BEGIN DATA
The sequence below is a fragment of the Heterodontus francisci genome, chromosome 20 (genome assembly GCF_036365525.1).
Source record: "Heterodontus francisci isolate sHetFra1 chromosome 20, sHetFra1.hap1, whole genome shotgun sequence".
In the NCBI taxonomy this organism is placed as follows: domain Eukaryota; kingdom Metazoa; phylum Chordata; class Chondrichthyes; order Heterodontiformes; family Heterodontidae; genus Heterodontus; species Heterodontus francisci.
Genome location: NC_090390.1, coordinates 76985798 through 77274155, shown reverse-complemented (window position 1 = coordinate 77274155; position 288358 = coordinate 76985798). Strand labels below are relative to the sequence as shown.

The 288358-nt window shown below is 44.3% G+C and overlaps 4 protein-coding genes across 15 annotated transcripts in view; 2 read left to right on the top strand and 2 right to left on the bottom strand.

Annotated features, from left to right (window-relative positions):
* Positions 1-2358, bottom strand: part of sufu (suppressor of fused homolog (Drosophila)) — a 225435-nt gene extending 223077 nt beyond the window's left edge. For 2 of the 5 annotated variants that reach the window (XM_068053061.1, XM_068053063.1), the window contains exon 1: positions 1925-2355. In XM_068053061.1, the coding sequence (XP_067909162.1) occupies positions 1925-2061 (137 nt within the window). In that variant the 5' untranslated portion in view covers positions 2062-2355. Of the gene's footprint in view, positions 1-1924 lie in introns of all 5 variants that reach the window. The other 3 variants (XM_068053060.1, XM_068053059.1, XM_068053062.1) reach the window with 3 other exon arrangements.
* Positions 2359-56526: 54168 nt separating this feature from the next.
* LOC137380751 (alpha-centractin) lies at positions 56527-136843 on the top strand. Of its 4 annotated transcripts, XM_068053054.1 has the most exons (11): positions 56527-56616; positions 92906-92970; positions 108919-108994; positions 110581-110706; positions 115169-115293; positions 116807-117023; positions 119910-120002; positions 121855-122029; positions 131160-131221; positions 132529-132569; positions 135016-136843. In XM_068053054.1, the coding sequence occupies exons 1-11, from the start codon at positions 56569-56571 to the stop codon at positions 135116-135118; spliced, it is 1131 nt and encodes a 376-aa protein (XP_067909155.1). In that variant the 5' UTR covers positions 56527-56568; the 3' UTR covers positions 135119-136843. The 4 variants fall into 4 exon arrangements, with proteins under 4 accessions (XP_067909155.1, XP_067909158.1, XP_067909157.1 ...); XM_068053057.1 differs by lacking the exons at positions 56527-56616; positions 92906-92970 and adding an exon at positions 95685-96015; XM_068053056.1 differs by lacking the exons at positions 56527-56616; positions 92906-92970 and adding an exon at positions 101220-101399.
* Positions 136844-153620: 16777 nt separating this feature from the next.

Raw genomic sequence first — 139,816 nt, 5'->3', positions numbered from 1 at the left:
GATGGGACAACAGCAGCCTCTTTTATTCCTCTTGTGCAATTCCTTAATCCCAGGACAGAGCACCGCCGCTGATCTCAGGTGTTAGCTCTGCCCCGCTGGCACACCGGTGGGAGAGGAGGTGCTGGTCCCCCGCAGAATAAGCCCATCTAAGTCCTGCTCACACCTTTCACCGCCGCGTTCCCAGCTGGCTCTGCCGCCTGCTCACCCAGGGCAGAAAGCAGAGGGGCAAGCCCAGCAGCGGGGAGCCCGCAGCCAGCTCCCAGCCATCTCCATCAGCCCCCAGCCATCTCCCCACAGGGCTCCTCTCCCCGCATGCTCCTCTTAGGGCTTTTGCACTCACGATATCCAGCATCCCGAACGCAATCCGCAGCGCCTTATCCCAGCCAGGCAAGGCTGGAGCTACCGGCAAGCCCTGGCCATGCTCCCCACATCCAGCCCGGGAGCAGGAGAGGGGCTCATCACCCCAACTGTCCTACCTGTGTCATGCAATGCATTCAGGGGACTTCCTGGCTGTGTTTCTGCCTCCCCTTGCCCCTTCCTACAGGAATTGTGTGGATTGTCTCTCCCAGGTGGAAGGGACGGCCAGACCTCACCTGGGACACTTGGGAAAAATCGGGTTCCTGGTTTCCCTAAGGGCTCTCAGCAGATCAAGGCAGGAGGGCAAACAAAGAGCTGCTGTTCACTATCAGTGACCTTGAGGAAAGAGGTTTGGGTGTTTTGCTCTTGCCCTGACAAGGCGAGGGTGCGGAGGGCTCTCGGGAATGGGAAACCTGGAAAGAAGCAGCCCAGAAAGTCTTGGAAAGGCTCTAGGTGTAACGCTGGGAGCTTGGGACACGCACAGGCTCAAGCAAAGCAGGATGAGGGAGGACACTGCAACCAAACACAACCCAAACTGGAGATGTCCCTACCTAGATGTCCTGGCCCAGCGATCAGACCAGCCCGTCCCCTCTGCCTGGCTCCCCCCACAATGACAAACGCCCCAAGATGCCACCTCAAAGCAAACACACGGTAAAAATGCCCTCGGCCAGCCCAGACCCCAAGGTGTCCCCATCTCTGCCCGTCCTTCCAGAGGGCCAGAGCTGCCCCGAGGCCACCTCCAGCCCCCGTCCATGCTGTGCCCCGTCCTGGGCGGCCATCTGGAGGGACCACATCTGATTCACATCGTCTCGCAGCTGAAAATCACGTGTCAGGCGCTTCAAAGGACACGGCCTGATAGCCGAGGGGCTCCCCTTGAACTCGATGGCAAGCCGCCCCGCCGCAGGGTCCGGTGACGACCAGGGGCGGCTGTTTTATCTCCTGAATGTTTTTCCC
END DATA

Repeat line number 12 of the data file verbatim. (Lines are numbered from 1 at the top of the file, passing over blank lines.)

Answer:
GATGGGACAACAGCAGCCTCTTTTATTCCTCTTGTGCAATTCCTTAATCCCAGGACAGAGCACCGCCGCTGATCTCAGGTGTTAGCTCTGCCCCGCTGGCACACCGGTGGGAGAGGAGGTGCTGGTCCCCCGCAGAATAAGCCCATCTAAGTCCTGCTCACACCTTTCACCGCCGCGTTCCCAGCTGGCTCTGCCGCCTGCTCACCCAGGGCAGAAAGCAGAGGGGCAAGCCCAGCAGCGGGGAGCCCGCAGCCAGCTCCCAGCCATCTCCATCAGCCCCCAGCCATCTCCCCACAGGGCTCCTCTCCCCGCATGCTCCTCTTAGGGCTTTTGCACTCACGATATCCAGCATCCCGAACGCAATCCGCAGCGCCTTATCCCAGCCAGGCAAGGCTGGAGCTACCGGCAAGCCCTGGCCATGCTCCCCACATCCAGCCCGGGAGCAGGAGAGGGGCTCATCACCCCAACTGTCCTACCTGTGTCATGCAATGCATTCAGGGGACTTCCTGGCTGTGTTTCTGCCTCCCCTTGCCCCTTCCTACAGGAATTGTGTGGATTGTCTCTCCCAGGTGGAAGGGACGGCCAGACCTCACCTGGGACACTTGGGAAAAATCGGGTTCCTGGTTTCCCTAAGGGCTCTCAGCAGATCAAGGCAGGAGGGCAAACAAAGAGCTGCTGTTCACTATCAGTGACCTTGAGGAAAGAGGTTTGGGTGTTTTGCTCTTGCCCTGACAAGGCGAGGGTGCGGAGGGCTCTCGGGAATGGGAAACCTGGAAAGAAGCAGCCCAGAAAGTCTTGGAAAGGCTCTAGGTGTAACGCTGGGAGCTTGGGACACGCACAGGCTCAAGCAAAGCAGGATGAGGGAGGACACTGCAACCAAACACAACCCAAACTGGAGATGTCCCTACCTAGATGTCCTGGCCCAGCGATCAGACCAGCCCGTCCCCTCTGCCTGGCTCCCCCCACAATGACAAACGCCCCAAGATGCCACCTCAAAGCAAACACACGGTAAAAATGCCCTCGGCCAGCCCAGACCCCAAGGTGTCCCCATCTCTGCCCGTCCTTCCAGAGGGCCAGAGCTGCCCCGAGGCCACCTCCAGCCCCCGTCCATGCTGTGCCCCGTCCTGGGCGGCCATCTGGAGGGACCACATCTGATTCACATCGTCTCGCAGCTGAAAATCACGTGTCAGGCGCTTCAAAGGACACGGCCTGATAGCCGAGGGGCTCCCCTTGAACTCGATGGCAAGCCGCCCCGCCGCAGGGTCCGGTGACGACCAGGGGCGGCTGTTTTATCTCCTGAATGTTTTTCCC